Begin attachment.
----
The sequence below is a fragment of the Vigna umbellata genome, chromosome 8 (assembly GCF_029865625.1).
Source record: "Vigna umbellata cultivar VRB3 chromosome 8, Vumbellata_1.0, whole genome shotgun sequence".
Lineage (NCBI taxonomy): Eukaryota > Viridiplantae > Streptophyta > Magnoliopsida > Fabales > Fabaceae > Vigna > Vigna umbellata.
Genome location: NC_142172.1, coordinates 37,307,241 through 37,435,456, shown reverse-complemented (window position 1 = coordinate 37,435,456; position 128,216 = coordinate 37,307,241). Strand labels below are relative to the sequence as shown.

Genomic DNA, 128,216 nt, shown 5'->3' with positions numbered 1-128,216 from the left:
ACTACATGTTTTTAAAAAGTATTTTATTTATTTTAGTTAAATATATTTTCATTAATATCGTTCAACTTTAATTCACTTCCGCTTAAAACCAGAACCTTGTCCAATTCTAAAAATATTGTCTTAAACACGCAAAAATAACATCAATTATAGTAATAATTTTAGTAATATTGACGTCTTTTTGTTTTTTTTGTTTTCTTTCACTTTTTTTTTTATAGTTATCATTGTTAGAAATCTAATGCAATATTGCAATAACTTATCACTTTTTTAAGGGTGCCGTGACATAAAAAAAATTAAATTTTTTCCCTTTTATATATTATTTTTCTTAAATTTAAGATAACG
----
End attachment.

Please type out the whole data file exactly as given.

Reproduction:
The sequence below is a fragment of the Vigna umbellata genome, chromosome 8 (assembly GCF_029865625.1).
Source record: "Vigna umbellata cultivar VRB3 chromosome 8, Vumbellata_1.0, whole genome shotgun sequence".
Lineage (NCBI taxonomy): Eukaryota > Viridiplantae > Streptophyta > Magnoliopsida > Fabales > Fabaceae > Vigna > Vigna umbellata.
Genome location: NC_142172.1, coordinates 37,307,241 through 37,435,456, shown reverse-complemented (window position 1 = coordinate 37,435,456; position 128,216 = coordinate 37,307,241). Strand labels below are relative to the sequence as shown.

Genomic DNA, 128,216 nt, shown 5'->3' with positions numbered 1-128,216 from the left:
ACTACATGTTTTTAAAAAGTATTTTATTTATTTTAGTTAAATATATTTTCATTAATATCGTTCAACTTTAATTCACTTCCGCTTAAAACCAGAACCTTGTCCAATTCTAAAAATATTGTCTTAAACACGCAAAAATAACATCAATTATAGTAATAATTTTAGTAATATTGACGTCTTTTTGTTTTTTTTGTTTTCTTTCACTTTTTTTTTTATAGTTATCATTGTTAGAAATCTAATGCAATATTGCAATAACTTATCACTTTTTTAAGGGTGCCGTGACATAAAAAAAATTAAATTTTTTCCCTTTTATATATTATTTTTCTTAAATTTAAGATAACG